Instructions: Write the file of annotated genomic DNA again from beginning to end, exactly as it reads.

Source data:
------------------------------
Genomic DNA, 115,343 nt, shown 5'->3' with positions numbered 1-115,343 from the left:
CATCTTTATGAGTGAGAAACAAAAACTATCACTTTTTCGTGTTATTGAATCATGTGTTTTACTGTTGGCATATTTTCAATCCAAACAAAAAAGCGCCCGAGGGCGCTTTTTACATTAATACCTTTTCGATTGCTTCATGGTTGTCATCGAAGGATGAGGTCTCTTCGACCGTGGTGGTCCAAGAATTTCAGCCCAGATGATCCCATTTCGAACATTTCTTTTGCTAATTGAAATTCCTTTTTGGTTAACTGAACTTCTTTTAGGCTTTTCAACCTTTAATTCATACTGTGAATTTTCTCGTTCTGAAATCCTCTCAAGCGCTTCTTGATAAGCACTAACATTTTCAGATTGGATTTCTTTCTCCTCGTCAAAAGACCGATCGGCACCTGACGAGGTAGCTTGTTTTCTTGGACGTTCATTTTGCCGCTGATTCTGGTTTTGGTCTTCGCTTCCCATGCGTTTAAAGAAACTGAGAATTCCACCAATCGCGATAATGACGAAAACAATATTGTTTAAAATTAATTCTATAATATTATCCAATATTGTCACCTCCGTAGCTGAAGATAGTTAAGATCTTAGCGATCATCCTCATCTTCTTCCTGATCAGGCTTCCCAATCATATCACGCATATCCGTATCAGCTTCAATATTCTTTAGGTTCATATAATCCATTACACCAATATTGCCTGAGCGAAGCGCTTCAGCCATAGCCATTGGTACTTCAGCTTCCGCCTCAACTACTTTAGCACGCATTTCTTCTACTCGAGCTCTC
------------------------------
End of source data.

Genomic DNA, 115,343 nt, shown 5'->3' with positions numbered 1-115,343 from the left:
CATCTTTATGAGTGAGAAACAAAAACTATCACTTTTTCGTGTTATTGAATCATGTGTTTTACTGTTGGCATATTTTCAATCCAAACAAAAAAGCGCCCGAGGGCGCTTTTTACATTAATACCTTTTCGATTGCTTCATGGTTGTCATCGAAGGATGAGGTCTCTTCGACCGTGGTGGTCCAAGAATTTCAGCCCAGATGATCCCATTTCGAACATTTCTTTTGCTAATTGAAATTCCTTTTTGGTTAACTGAACTTCTTTTAGGCTTTTCAACCTTTAATTCATACTGTGAATTTTCTCGTTCTGAAATCCTCTCAAGCGCTTCTTGATAAGCACTAACATTTTCAGATTGGATTTCTTTCTCCTCGTCAAAAGACCGATCGGCACCTGACGAGGTAGCTTGTTTTCTTGGACGTTCATTTTGCCGCTGATTCTGGTTTTGGTCTTCGCTTCCCATGCGTTTAAAGAAACTGAGAATTCCACCAATCGCGATAATGACGAAAACAATATTGTTTAAAATTAATTCTATAATATTATCCAATATTGTCACCTCCGTAGCTGAAGATAGTTAAGATCTTAGCGATCATCCTCATCTTCTTCCTGATCAGGCTTCCCAATCATATCACGCATATCCGTATCAGCTTCAATATTCTTTAGGTTCATATAATCCATTACACCAATATTGCCTGAGCGAAGCGCTTCAGCCATAGCCATTGGTACTTCAGCTTCCGCCTCAACTACTTTAGCACGCATTTCTTCTACTCGAGCTCTC